'Love' is an odd word to describe a book that is as utterly heart-wrenching as 'Shoot the Damn Dog.' Sally Brampton's experience of severe depression is raw, agonising and, in parts, pessimistic. It's not an easy read, but I did love it. Her experiences are refreshingly honest and, in the pits of depression, honesty is not only something you need, but it is something rarely given.
Since venturing on this road of Major Depressive Disorder, I have asked questions many times, and have been given vague, well intentioned answers. 'How long does a breakdown last?', 'how do I know it's actually a breakdown and not just me being a drama queen', 'is it normal to feel rage?', 'how will I know I am getting better' - and so on - none of them are met with real answers; a patronising smile and, a 'how long is a piece of string?' type answer is the best I seem to get. Sally's portrayal of her own breakdown was a reference point and that, in itself, is helpful. I am the first to admit a sample of two people is hardly conclusive proof of the norm, but to know that someone else spends whole weeks avoiding the phone, for example, or they "cannot write" (like me) is helpful.
Like 'The Bell Jar', there is no easy conclusion to the depression. I like that. It's good to know that there's no happy ever after I am passively waiting for. Ironically, Sally's path to recovery started with a failed suicide - the second failed suicide. She gave up hope that death was a solution to the pain, and that's when things started to get better. That was a lightbulb moment for me. For some reason, I assumed death came quickly, tempted by the merest hint of chancing fate - in much the same way that until I was 30 I assumed I would get pregnant the first time I had unprotected sex. Discovering one's chances of conception each month was around 25% was quite a shock. Likewise, realising death wouldn't necessarily come when I called was also a shock. And a good shock.
The vast majority of the book is about the illness rather than the solution. Some may find this disheartening. However, I felt such empathy for Sally I was quite happy to hear about her daily struggles, and especially the way she balanced her depression with her parental responsibilities. I am not sure there were any answers, but it was helpful to understand that there are others in the same situation as me.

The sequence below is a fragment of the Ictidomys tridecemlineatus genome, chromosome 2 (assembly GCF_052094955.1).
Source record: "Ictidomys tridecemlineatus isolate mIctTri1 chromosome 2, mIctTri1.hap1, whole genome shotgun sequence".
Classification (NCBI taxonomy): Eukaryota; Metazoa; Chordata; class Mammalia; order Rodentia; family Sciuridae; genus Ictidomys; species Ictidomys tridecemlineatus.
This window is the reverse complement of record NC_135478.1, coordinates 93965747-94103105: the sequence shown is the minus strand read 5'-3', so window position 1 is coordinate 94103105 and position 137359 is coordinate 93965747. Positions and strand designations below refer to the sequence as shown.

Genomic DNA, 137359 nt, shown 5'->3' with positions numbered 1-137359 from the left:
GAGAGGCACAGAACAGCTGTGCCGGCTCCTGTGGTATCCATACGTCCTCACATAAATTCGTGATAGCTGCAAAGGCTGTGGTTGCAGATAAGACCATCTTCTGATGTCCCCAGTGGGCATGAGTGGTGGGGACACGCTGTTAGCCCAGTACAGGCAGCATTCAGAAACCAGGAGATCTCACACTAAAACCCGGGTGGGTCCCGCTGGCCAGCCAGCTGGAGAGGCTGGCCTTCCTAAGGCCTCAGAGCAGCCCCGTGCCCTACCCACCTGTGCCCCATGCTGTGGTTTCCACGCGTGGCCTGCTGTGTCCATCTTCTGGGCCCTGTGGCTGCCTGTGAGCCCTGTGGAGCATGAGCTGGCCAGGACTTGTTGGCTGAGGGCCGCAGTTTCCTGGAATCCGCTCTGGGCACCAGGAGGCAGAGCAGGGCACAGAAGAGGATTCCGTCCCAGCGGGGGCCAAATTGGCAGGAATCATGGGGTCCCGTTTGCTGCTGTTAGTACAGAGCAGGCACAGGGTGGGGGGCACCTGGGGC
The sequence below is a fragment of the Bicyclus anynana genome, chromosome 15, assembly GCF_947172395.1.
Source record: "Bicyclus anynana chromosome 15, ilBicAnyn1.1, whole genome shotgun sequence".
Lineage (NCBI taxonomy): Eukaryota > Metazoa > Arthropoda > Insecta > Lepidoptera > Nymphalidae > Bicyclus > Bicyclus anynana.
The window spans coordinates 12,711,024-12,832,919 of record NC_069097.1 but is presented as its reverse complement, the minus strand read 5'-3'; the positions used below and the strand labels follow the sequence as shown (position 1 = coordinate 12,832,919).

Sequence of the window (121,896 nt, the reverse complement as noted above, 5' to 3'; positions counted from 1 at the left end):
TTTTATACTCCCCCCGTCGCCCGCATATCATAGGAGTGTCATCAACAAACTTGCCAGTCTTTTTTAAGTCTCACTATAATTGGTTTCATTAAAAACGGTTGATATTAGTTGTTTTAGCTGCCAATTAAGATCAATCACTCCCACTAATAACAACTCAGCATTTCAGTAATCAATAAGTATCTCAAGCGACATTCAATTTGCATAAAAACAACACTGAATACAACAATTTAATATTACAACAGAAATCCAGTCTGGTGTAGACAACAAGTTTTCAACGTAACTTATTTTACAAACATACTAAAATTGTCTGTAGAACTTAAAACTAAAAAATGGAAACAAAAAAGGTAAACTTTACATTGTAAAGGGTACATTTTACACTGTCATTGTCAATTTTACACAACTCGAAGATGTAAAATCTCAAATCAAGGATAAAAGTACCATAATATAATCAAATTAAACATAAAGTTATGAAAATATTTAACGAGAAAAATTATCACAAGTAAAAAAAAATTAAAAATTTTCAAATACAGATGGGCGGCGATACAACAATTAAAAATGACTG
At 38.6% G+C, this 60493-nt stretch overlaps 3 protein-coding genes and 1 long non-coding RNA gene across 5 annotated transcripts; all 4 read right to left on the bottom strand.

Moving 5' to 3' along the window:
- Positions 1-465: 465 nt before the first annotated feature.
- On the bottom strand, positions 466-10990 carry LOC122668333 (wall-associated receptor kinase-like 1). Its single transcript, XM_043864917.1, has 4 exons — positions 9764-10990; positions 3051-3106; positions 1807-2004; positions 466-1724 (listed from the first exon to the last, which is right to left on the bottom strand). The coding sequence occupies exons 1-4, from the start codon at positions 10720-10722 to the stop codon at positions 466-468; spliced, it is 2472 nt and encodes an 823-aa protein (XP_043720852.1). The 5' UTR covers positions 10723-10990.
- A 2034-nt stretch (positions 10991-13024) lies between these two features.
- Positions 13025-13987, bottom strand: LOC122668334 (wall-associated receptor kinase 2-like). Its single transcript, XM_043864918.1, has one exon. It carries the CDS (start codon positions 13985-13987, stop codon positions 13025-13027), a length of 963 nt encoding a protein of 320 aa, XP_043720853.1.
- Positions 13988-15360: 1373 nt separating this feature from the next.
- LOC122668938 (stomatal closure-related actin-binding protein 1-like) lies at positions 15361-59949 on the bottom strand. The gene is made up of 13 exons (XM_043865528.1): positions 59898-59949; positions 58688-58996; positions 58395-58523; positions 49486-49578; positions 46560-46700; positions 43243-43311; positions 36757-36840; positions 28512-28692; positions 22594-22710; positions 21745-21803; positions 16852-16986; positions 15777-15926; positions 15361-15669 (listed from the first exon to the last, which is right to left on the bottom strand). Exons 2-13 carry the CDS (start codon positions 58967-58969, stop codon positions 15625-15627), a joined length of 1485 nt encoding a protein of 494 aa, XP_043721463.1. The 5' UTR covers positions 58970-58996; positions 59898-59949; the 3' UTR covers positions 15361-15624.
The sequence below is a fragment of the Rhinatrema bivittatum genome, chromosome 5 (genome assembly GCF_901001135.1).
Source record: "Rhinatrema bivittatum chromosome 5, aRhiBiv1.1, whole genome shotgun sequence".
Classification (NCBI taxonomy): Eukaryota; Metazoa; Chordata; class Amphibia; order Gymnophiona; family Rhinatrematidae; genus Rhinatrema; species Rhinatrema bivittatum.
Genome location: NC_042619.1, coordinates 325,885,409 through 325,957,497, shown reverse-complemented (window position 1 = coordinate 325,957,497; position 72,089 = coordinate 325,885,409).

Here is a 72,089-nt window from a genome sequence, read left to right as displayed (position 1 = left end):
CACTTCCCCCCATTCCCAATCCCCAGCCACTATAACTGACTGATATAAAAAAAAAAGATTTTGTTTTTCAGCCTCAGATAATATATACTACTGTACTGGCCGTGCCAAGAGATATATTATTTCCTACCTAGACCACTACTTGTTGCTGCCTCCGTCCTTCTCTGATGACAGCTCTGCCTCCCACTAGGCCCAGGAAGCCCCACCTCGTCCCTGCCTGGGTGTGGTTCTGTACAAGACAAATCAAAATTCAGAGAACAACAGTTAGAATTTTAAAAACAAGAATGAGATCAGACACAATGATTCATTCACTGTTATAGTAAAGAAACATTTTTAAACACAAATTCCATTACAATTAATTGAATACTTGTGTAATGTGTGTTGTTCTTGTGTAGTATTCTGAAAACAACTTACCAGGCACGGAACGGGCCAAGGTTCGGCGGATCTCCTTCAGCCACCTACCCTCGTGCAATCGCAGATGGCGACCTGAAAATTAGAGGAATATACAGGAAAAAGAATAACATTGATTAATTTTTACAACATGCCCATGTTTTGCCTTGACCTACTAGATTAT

'Shoot The Damn Dog' is pretty brutal; I would advise some introspection before you read it if you are suffering from depression. There were times when it made me feel far worse normal - but there were also things that I found deeply thought provoking. I often think about her argument that people feel depression has a "moral tone." She argues it is an illness, like all other physical illnesses. Of course we all subscribe to that, on paper at least, but it's a viewpoint I try to bear in mind when I feel guilty that things are piling up around me.
I think the thing I appreciate most of all is that Sally Brampton really helps you to understand how depression actually feels. Amongst many other things, she talks of her throat monster. I don't have that, but I do often feel as though I have been slapped around the face. I found a sense of the depressive experience that has been lacking elsewhere. I had in mind something similar when I started this blog. Sometimes you just need to 'sit next to' someone who has experienced the same as you, whether in a physical sense or metaphorical. If that's what you're looking for, then I would certainly recommend that you give 'Shoot The Damn Dog' a go.